Saturday, November 6, 2010

Last Fling With Indian Summer? (and an apparent spike in severe storms)

Extreme Weather. Is the world's weather really becoming more extreme (or are we just doing a better job of documenting and reporting on the wild weather that's always been there?) A trillion dollar question. Personally, I think it's a litlte of both. In the age of YouTube, Twitter and citizen journalism we are seeing more documented evidence of weather extremes around the planet. But I also think that something else is going on - we are experiencing more numerous and extreme weather phenomena - especially flooding rains.The U.K.'s Guardian web site has a page devoted to documenting some of these unusual and bizarre outbreaks of weather around the world.

Troubling Trends. Data from NOAA, SPC (Storm Prediction Center) and NCDC (National Climatic Data Center) show a steady increase in severe storms(tornadoes, hail, high winds) across the USA since 1980. The first decade of the 21st century produced 3 to 5 times more severe storm reports than the 1980s. Flood reports have been tabulated since 1993: data shows an average of 3,358 floods/year across the USA from 1993-1999. Since 2000 the average number of yearly floods has risen to 4,750. That's a 41% in flash floods from one decade to the next. Again, it may not be a long enough data set to reach profound conclusions, but it's pretty hard to ignore the fact that severe flooding reports seem to be on the rise. Thanks to St. Cloud State University Meteorology student D.J. Keyser for helping me tabulate these numbers into a spreadsheet.

Mystery Man. So I'm in L.A. - minding my business, having a nice stroll down the Sunset Strip with my wife, and along comes this CRAZY GUY!! Yes, I miss Mr. Magers. He is truly one-of-a-kind.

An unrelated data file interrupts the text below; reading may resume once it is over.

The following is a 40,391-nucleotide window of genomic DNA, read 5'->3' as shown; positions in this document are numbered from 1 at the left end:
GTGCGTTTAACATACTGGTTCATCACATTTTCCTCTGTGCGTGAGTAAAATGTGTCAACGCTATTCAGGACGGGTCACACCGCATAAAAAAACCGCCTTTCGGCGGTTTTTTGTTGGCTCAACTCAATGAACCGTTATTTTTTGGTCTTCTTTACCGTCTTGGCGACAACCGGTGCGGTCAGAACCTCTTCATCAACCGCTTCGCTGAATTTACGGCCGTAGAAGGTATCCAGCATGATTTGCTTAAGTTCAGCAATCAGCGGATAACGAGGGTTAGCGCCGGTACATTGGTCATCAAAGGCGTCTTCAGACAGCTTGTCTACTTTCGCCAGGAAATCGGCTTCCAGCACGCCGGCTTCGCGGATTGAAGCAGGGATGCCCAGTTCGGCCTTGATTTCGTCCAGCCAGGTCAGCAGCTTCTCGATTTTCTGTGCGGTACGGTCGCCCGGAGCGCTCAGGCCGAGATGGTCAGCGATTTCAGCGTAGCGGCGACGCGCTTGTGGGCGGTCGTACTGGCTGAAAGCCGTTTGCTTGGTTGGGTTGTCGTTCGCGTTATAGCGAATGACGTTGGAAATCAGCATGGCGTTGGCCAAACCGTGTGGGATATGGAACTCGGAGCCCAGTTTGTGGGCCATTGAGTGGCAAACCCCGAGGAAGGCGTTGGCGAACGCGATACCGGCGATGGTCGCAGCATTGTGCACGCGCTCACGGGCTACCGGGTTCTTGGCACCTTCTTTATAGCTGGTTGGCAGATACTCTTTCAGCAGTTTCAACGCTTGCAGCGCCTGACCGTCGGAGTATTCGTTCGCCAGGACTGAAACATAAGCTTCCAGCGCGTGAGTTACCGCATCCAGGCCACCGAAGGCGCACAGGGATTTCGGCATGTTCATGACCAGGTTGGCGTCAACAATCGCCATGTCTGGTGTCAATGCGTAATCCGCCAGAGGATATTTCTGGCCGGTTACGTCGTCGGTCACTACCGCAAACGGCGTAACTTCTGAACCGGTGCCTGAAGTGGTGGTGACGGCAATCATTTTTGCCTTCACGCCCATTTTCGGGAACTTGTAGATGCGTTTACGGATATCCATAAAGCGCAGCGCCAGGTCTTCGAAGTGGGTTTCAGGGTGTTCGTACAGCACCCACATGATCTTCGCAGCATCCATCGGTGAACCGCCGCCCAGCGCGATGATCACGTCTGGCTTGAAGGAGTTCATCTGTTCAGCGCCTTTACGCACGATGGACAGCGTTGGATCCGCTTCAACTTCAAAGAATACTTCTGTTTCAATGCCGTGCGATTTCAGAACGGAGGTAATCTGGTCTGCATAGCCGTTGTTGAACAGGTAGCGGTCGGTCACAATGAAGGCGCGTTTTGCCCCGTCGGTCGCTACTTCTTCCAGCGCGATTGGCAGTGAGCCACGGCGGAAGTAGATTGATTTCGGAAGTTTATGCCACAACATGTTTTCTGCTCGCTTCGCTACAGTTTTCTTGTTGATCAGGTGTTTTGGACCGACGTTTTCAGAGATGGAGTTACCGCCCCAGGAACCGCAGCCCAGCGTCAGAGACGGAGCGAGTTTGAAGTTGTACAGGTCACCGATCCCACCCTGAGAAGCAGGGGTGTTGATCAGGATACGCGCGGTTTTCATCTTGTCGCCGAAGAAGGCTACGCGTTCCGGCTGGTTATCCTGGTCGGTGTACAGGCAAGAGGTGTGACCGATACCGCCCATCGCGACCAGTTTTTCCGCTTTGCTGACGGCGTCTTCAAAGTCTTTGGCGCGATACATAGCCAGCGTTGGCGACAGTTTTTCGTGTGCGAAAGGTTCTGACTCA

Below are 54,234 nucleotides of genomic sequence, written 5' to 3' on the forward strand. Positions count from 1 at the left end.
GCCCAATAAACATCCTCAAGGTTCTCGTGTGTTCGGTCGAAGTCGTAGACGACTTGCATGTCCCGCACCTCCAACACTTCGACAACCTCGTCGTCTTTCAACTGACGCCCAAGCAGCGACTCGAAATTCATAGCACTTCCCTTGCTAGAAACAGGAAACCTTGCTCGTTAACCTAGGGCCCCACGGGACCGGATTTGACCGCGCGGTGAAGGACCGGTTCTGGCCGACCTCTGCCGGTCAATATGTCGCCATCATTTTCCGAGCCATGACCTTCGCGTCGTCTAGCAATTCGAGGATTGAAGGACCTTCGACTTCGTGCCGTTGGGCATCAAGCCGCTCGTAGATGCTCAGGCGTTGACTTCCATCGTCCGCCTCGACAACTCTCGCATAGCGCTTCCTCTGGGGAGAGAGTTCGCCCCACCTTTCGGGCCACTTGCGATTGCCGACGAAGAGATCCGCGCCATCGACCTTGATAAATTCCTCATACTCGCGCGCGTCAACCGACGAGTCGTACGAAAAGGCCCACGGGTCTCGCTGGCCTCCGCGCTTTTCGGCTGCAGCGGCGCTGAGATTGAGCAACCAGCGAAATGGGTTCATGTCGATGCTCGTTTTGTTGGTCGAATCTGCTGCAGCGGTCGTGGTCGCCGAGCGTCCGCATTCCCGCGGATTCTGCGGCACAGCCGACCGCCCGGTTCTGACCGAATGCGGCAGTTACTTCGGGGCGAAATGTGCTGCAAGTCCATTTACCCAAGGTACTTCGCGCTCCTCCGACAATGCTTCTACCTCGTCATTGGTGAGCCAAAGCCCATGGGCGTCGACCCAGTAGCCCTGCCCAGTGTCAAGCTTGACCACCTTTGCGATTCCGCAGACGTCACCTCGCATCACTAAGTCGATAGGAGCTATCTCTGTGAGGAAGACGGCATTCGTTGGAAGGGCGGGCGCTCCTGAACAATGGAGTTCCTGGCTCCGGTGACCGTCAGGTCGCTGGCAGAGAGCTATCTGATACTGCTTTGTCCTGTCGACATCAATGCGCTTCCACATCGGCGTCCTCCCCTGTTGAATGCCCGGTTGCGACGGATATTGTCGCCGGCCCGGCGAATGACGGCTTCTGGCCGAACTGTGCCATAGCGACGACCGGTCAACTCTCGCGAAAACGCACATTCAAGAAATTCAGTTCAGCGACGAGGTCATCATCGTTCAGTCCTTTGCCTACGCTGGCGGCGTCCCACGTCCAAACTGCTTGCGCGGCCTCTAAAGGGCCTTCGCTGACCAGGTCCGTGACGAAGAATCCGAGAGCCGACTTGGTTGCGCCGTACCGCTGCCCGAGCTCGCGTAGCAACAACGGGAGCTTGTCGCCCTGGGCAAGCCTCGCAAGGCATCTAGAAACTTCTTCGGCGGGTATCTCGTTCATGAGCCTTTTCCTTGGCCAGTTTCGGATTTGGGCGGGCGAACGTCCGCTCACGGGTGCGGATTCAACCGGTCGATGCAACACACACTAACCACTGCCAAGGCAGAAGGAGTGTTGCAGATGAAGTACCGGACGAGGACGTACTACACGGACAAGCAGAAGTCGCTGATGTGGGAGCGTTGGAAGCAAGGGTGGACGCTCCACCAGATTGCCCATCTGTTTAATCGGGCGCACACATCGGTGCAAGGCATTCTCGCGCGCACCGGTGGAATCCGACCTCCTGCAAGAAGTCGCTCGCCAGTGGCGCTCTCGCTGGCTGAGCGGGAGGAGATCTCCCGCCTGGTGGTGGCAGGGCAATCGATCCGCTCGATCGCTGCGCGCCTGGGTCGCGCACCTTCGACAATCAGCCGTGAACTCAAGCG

Deer Hunting Opener. Sitting up in a tree-stand won't be too painful this weekend, morning temperatures mostly in the mid 20s up north (a light breeze this year - no real wind chill to report). Expect bright sun Saturday and Sunday, low 50s up north today, mid 50s tomorrow, almost 15 degrees above average for early November. In fact it will probably look and feel more like mid October out there. Good luck!

Hurricane Tomas. This GOES-13 image of Hurricane Thomas was taken midday Friday, as the storm was producing sustained winds of 85 mph, passing in between Cuba and Haiti, tracking slowly northward into the open Atlantic. The greatest concern was not the wind, but the torrential rains - estimates were as high as 10-15" of rain in less than 24 hours. More details from NASA here.

Haiti - The Aftermath. The scene from Pinchinat, Haiti is sobering - over a million Haitians were living outdoors in tents, and under flimsy tarps in the aftermath of the killer earthquake that struck just 10 months ago. And then along came Tomas, adding atmospheric insult to injury.

What Extreme Winds Can Do. This remarkable YouTube footage shows the roof of an apartment complex being ripped off during last Tuesday's extreme wind storm, the same storm that deepened to 28.21" over Bigfork, MN produced sustained winds of 60+ mph from Minnesota across the Great Lakes, knocking out power to hundreds of thousands of people. It was the strongest storm ever observed between the Rockies and the Appalacians.